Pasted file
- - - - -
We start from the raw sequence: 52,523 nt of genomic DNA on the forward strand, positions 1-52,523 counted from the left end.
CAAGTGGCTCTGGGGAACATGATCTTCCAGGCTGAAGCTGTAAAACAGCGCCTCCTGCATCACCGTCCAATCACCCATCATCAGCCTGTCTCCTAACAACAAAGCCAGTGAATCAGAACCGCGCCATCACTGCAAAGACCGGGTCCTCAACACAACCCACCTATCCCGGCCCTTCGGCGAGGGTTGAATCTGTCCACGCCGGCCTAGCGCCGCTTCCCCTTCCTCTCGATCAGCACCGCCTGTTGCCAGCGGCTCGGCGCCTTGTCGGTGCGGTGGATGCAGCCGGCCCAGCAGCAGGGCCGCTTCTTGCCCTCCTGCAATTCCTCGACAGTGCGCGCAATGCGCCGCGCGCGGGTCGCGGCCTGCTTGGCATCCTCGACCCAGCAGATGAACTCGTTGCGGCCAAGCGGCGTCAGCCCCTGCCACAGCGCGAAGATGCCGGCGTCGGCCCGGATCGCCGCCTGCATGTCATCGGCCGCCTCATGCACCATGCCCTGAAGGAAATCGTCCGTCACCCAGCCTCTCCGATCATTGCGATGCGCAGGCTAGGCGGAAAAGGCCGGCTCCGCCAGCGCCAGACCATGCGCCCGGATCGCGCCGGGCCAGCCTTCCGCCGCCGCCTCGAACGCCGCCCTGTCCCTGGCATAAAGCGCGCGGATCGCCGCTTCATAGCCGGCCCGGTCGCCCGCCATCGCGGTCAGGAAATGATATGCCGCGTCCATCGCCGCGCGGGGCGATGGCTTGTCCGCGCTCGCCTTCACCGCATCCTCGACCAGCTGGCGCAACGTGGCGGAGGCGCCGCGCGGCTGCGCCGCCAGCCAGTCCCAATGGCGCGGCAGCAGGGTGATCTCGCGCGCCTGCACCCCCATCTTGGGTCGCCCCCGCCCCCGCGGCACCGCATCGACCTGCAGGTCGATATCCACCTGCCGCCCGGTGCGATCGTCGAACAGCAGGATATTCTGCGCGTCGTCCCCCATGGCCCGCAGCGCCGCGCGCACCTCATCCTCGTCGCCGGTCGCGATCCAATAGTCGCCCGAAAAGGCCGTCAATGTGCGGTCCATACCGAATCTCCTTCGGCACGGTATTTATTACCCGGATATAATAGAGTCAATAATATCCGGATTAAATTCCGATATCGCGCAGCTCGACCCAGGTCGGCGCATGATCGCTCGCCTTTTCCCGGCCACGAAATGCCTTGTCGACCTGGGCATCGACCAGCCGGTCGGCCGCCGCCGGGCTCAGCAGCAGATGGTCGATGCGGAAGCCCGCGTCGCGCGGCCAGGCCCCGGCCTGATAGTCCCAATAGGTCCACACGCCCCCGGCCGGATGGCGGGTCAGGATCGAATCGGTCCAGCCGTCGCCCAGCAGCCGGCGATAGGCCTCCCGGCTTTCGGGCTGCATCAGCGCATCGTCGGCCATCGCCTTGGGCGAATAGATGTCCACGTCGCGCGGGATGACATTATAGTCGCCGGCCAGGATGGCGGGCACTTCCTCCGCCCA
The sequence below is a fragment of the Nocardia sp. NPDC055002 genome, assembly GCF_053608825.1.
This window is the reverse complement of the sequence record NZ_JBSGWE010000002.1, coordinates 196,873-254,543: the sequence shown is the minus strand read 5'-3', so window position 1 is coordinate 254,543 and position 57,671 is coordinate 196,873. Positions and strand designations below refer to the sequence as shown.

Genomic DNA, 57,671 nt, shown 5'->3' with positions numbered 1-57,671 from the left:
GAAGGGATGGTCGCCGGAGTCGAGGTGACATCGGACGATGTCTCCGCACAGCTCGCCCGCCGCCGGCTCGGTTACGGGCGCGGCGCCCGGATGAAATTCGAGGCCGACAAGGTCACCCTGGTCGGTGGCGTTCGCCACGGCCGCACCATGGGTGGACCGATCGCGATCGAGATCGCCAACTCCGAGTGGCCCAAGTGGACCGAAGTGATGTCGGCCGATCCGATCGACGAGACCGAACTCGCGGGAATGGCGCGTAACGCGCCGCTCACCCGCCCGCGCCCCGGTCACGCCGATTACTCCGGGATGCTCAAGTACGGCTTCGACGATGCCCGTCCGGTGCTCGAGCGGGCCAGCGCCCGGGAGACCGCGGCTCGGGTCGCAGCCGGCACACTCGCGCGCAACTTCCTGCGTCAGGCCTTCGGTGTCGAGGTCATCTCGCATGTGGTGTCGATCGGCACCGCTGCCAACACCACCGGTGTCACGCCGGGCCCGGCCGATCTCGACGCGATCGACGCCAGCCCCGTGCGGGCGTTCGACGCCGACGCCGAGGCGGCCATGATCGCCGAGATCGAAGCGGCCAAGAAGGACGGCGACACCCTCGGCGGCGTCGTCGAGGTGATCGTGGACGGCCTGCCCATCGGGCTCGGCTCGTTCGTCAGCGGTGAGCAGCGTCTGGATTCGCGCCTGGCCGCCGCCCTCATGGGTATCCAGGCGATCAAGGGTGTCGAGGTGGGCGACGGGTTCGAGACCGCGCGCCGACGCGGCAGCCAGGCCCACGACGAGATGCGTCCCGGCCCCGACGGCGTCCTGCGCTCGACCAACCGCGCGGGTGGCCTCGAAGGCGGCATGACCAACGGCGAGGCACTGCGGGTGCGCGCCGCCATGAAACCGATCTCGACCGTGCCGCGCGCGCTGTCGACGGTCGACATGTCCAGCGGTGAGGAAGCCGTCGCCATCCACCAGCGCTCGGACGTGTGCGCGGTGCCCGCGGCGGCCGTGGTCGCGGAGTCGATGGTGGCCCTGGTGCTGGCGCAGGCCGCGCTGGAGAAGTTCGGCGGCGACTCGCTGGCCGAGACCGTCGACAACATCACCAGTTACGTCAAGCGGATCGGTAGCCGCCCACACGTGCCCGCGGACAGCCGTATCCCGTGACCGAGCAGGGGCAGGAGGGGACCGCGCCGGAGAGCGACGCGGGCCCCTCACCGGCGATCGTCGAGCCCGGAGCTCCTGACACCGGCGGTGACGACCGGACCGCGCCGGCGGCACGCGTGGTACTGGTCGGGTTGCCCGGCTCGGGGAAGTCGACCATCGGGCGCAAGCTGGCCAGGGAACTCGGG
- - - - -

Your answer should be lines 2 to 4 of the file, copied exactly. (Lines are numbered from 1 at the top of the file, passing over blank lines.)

CAAGTGGCTCTGGGGAACATGATCTTCCAGGCTGAAGCTGTAAAACAGCGCCTCCTGCATCACCGTCCAATCACCCATCATCAGCCTGTCTCCTAACAACAAAGCCAGTGAATCAGAACCGCGCCATCACTGCAAAGACCGGGTCCTCAACACAACCCACCTATCCCGGCCCTTCGGCGAGGGTTGAATCTGTCCACGCCGGCCTAGCGCCGCTTCCCCTTCCTCTCGATCAGCACCGCCTGTTGCCAGCGGCTCGGCGCCTTGTCGGTGCGGTGGATGCAGCCGGCCCAGCAGCAGGGCCGCTTCTTGCCCTCCTGCAATTCCTCGACAGTGCGCGCAATGCGCCGCGCGCGGGTCGCGGCCTGCTTGGCATCCTCGACCCAGCAGATGAACTCGTTGCGGCCAAGCGGCGTCAGCCCCTGCCACAGCGCGAAGATGCCGGCGTCGGCCCGGATCGCCGCCTGCATGTCATCGGCCGCCTCATGCACCATGCCCTGAAGGAAATCGTCCGTCACCCAGCCTCTCCGATCATTGCGATGCGCAGGCTAGGCGGAAAAGGCCGGCTCCGCCAGCGCCAGACCATGCGCCCGGATCGCGCCGGGCCAGCCTTCCGCCGCCGCCTCGAACGCCGCCCTGTCCCTGGCATAAAGCGCGCGGATCGCCGCTTCATAGCCGGCCCGGTCGCCCGCCATCGCGGTCAGGAAATGATATGCCGCGTCCATCGCCGCGCGGGGCGATGGCTTGTCCGCGCTCGCCTTCACCGCATCCTCGACCAGCTGGCGCAACGTGGCGGAGGCGCCGCGCGGCTGCGCCGCCAGCCAGTCCCAATGGCGCGGCAGCAGGGTGATCTCGCGCGCCTGCACCCCCATCTTGGGTCGCCCCCGCCCCCGCGGCACCGCATCGACCTGCAGGTCGATATCCACCTGCCGCCCGGTGCGATCGTCGAACAGCAGGATATTCTGCGCGTCGTCCCCCATGGCCCGCAGCGCCGCGCGCACCTCATCCTCGTCGCCGGTCGCGATCCAATAGTCGCCCGAAAAGGCCGTCAATGTGCGGTCCATACCGAATCTCCTTCGGCACGGTATTTATTACCCGGATATAATAGAGTCAATAATATCCGGATTAAATTCCGATATCGCGCAGCTCGACCCAGGTCGGCGCATGATCGCTCGCCTTTTCCCGGCCACGAAATGCCTTGTCGACCTGGGCATCGACCAGCCGGTCGGCCGCCGCCGGGCTCAGCAGCAGATGGTCGATGCGGAAGCCCGCGTCGCGCGGCCAGGCCCCGGCCTGATAGTCCCAATAGGTCCACACGCCCCCGGCCGGATGGCGGGTCAGGATCGAATCGGTCCAGCCGTCGCCCAGCAGCCGGCGATAGGCCTCCCGGCTTTCGGGCTGCATCAGCGCATCGTCGGCCATCGCCTTGGGCGAATAGATGTCCACGTCGCGCGGGATGACATTATAGTCGCCGGCCAGGATGGCGGGCACTTCCTCCGCCCA
The sequence below is a fragment of the Nocardia sp. NPDC055002 genome, assembly GCF_053608825.1.
This window is the reverse complement of the sequence record NZ_JBSGWE010000002.1, coordinates 196,873-254,543: the sequence shown is the minus strand read 5'-3', so window position 1 is coordinate 254,543 and position 57,671 is coordinate 196,873. Positions and strand designations below refer to the sequence as shown.